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McDonald’s Honored With Licensing Sustainability Award

McDonald’s Restaurants received a standing ovation Thursday as the company was named winner of the Licensing Sustainability Award.

The award was unveiled at the SPLiCE New Year Solutions conference in Los Angeles. The award itself is granted four times a year as a joint project by the Society of Product Licensors Committed to Excellence, which represents the world’s largest licensors, and The Licensing Letter. It was also unveiled just one day after the UN announced the signing of a global treaty on removing plastics from the global waste stream.

McDonald’s won the award for new sustainability programs that have removed billions of pieces of plastic from the waste stream, and is also massively reducing the company’s carbon footprint.

While the judge’s panel considered several other programs, SPLiCE CEO Kimberly Kociencki and panel judge said the sheer impact of McDonald’s sustainability program tipped the scales.

“SPLiCE is an organization founded on the principles of compliance with best practices, and there are no practices more important to our future than working to protect and improve our environment,” Kociencki explained. “Sustainability is a core value of our organization and its membership, so we felt it was important to honor McDonald’s as a company that has gone above and beyond to preserve our planet.”

In particular, The Licensing Letter’s Editor in Chief Gary Symons, who sits on the judge’s panel, noted the company’s major changes to its Happy Meal program and its packaging solutions. Among other things, McDonald’s has replaced most plastic toys with paper toys or games, or in other cases, with sustainable and biodegradable plastics made with plant-based materials like corn. The program was implemented in 2019 and by late 2021 McDonald’s had already

“Most people don’t realize that McDonald’s distributes more toys than any other company in the world,” Symons pointed out. “Every year, more than a billion toys are given to patrons who buy the company’s popular Happy Meals for kids. What McDonalds has done has removed more pieces of plastic from the global waste stream than any other toy producer or distributor. That alone is a major accomplishment.”

The Happy Meal program was implemented first in the UK and Ireland. McDonald’s Chief Marketing Officer for the UK and Ireland, Gareth Helm, said McDonald’s wanted to become an example of positive change for other companies and for individuals, rather than being seen as contributing to waste.

“We want to use our reach and influence to bring customers with us on the journey towards more sustainable living,” Helm said. “Most importantly, we’re committed to listening to our customers and working with our suppliers to ensure we are taking every possible opportunity to provide quality food sourced, made, packaged and enjoyed responsibly.”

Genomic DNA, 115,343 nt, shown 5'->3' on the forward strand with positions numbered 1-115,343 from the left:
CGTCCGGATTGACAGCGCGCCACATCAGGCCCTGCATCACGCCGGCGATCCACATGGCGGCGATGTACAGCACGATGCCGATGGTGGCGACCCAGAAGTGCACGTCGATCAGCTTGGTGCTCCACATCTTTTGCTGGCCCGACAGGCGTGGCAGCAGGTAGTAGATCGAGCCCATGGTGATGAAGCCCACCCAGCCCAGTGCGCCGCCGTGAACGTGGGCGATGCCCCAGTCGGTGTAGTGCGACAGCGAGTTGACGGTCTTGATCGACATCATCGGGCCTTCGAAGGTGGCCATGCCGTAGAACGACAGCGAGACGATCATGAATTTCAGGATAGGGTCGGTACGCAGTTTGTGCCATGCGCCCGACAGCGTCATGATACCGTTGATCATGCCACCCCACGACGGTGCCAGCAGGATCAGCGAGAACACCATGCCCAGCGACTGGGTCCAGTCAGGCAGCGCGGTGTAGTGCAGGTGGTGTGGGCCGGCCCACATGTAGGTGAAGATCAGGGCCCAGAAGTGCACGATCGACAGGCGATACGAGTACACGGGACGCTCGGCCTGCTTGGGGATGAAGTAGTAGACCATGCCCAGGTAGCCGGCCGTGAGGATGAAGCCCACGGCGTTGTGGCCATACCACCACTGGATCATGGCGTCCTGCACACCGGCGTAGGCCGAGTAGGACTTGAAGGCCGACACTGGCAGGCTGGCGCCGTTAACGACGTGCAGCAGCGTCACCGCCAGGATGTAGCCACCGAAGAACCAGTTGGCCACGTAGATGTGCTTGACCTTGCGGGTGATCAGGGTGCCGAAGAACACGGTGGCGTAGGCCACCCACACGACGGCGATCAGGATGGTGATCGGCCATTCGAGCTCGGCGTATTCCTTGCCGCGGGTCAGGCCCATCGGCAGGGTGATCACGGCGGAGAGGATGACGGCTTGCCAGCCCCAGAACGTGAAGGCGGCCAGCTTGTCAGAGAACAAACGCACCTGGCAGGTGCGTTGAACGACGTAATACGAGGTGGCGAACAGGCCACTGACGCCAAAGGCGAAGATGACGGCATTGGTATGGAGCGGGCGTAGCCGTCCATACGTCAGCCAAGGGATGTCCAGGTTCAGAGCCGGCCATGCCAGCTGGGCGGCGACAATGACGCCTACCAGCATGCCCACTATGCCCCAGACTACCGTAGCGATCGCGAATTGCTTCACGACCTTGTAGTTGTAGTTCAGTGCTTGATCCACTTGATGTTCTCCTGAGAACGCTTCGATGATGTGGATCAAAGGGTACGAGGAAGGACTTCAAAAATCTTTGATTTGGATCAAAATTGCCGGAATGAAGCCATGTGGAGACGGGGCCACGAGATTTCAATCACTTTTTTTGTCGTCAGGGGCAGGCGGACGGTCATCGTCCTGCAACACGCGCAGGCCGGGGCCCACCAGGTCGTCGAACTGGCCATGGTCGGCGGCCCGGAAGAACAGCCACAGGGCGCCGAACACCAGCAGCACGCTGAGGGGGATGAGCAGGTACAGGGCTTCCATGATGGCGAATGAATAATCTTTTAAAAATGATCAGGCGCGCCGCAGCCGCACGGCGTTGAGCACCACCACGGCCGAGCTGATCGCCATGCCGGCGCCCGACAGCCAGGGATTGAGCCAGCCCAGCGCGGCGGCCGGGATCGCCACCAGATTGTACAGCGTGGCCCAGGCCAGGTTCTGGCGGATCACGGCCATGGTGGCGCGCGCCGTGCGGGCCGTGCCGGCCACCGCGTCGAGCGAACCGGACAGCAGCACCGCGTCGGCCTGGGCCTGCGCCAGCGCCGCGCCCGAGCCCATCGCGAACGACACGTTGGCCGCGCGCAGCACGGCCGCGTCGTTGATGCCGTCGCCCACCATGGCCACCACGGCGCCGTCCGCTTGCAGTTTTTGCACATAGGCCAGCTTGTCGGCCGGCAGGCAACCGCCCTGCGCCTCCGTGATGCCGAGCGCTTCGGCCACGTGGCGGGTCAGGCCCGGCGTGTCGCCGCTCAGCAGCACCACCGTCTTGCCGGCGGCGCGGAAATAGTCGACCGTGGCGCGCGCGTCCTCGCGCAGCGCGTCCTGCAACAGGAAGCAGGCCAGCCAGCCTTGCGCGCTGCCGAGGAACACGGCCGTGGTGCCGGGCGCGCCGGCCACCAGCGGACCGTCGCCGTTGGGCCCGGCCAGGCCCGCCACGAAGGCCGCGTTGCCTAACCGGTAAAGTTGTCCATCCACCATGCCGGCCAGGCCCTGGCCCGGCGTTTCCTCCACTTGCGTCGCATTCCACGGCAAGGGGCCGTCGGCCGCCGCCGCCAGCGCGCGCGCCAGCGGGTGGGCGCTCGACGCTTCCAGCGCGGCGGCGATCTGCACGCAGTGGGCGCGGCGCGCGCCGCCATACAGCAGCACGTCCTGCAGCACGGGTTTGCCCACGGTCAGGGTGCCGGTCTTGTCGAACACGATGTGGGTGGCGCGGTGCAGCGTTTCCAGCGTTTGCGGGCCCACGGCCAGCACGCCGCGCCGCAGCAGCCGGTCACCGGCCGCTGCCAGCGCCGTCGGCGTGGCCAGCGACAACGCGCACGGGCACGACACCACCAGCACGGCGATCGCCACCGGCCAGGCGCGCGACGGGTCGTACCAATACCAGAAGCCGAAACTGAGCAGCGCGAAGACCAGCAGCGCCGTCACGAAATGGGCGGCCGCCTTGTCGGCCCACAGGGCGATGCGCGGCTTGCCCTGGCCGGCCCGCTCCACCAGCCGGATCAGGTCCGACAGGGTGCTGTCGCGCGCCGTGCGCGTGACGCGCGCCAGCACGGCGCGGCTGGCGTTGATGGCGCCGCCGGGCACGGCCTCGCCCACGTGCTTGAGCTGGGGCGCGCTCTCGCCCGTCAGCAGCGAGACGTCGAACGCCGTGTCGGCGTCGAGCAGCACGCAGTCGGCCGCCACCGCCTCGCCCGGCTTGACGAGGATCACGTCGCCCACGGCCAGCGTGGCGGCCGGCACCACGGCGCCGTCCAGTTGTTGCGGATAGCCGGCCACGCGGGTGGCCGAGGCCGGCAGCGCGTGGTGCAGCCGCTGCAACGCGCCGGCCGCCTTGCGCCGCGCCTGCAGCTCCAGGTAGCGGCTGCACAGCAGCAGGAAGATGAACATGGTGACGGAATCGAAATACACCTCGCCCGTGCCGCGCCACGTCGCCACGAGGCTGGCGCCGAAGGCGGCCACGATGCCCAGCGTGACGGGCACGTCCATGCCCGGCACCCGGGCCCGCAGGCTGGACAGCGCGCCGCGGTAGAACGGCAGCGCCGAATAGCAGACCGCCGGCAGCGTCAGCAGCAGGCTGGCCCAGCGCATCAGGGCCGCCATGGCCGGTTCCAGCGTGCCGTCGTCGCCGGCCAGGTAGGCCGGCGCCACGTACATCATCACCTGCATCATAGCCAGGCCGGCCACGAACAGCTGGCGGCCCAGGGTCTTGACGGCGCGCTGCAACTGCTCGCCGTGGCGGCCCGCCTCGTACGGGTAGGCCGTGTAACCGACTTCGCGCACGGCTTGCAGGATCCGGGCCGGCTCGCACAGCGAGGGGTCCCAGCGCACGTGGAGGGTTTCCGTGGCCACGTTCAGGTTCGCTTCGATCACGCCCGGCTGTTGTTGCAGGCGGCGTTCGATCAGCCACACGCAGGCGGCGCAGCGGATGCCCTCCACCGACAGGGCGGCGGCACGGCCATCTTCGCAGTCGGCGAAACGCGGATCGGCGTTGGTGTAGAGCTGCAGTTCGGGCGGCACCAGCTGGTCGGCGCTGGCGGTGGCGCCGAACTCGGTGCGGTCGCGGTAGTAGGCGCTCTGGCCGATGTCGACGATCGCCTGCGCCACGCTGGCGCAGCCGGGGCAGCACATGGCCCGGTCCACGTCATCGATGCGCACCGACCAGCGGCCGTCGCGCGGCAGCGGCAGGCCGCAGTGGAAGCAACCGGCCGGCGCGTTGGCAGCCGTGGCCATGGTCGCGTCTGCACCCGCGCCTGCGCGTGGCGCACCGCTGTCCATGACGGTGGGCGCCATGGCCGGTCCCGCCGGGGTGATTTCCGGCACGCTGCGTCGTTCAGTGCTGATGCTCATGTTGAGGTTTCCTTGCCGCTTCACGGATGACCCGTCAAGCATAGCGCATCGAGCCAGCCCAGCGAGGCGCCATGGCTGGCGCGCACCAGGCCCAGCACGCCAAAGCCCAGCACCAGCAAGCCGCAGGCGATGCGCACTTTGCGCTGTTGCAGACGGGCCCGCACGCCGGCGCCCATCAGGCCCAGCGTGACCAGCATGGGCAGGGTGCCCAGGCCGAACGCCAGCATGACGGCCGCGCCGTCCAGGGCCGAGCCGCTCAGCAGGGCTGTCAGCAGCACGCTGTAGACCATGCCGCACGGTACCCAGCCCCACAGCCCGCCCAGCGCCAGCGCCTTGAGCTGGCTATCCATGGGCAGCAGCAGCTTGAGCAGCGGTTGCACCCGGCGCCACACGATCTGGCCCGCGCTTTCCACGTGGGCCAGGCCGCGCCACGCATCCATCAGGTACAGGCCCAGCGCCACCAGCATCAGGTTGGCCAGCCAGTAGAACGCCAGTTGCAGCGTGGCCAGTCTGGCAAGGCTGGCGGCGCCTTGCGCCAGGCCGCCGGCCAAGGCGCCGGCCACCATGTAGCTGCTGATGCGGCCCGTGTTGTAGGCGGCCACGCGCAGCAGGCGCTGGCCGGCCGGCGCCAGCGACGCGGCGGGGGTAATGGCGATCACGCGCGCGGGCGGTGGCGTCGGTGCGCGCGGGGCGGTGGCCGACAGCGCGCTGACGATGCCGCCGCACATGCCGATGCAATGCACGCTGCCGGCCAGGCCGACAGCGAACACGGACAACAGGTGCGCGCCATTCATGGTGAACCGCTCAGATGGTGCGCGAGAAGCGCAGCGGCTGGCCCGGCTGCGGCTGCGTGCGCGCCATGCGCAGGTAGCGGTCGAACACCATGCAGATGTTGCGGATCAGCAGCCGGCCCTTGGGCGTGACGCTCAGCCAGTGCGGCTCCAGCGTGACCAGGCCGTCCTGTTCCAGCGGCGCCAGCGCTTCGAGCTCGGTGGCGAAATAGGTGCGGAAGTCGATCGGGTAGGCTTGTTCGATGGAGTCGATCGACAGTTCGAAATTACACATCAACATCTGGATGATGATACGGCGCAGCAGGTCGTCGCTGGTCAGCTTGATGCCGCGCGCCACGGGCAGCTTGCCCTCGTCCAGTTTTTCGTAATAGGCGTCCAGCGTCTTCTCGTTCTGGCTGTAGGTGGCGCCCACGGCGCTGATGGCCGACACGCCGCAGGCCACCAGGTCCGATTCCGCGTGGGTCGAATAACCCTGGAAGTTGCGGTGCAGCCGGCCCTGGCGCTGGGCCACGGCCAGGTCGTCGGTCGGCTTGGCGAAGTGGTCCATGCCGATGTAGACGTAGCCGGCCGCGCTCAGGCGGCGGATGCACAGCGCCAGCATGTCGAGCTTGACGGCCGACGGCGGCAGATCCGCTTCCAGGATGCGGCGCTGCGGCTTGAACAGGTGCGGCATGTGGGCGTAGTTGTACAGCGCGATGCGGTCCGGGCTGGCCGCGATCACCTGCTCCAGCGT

McDonald’s has also taken several other steps to improve its environmental sustainability. The company is eliminating packaging waste through new designs and reusable packaging, adopting 100% renewable and/or recycled materials, scaling up recycling, and helping its customers recycle. Since the program was established in 2019, McDonald’s has already reduced its use of non-renewable, non-recycled plastics by 30%. The company intends to reduce plastic waste by 90% by 2025.

“The reason this is so important, is that restaurant takeout items have in the past formed a major part of global ocean pollution,” explained Kociencki. “When you look at what is floating in our oceans, the most common items include plastic bags, bottles, food containers and cutlery, and wrappers. These are all things that McDonald’s has committed to reducing or eliminating from the waste stream.”

The company is tackling the issue of global warming in an equally aggressive manner, taking a number of steps to reduce greenhouse gas emissions by 150 million tonnes by 2030, equivalent to taking 32 million cars off the road.

One example of its policies is a program to adopt sustainable and regenerative farming practices. As of now, suppliers in 10 out of McDonald’s top 10 beef sourcing countries now source beef solely from companies meeting the requirements of the Global Roundtable for Sustainable Beef (GSRB). Cattle used for beef are raised in ways that greatly reduce GHG emissions.

“This is another area where restaurant chains like McDonald’s can have a massive and positive impact on the world,” said Symons. “Our research shows that agriculture is the single largest source of greenhouse gas emissions on Earth, comprising 24% of all emissions, second only to energy generation. But when a giant like McDonald’s insists on measures to reduce greenhouse gas emissions, the impacts ripple throughout the supply chain, forcing changes that improve farming sustainability in general.

“This is another major reason we on the judge’s panel felt McDonald’s could have a large and enduring impact on the critical issue of global warming.”

The Licensing Sustainability Award is awarded on a quarterly basis. Any companies interested in submitting a proposal for the LSA can contact Gary Symons by email: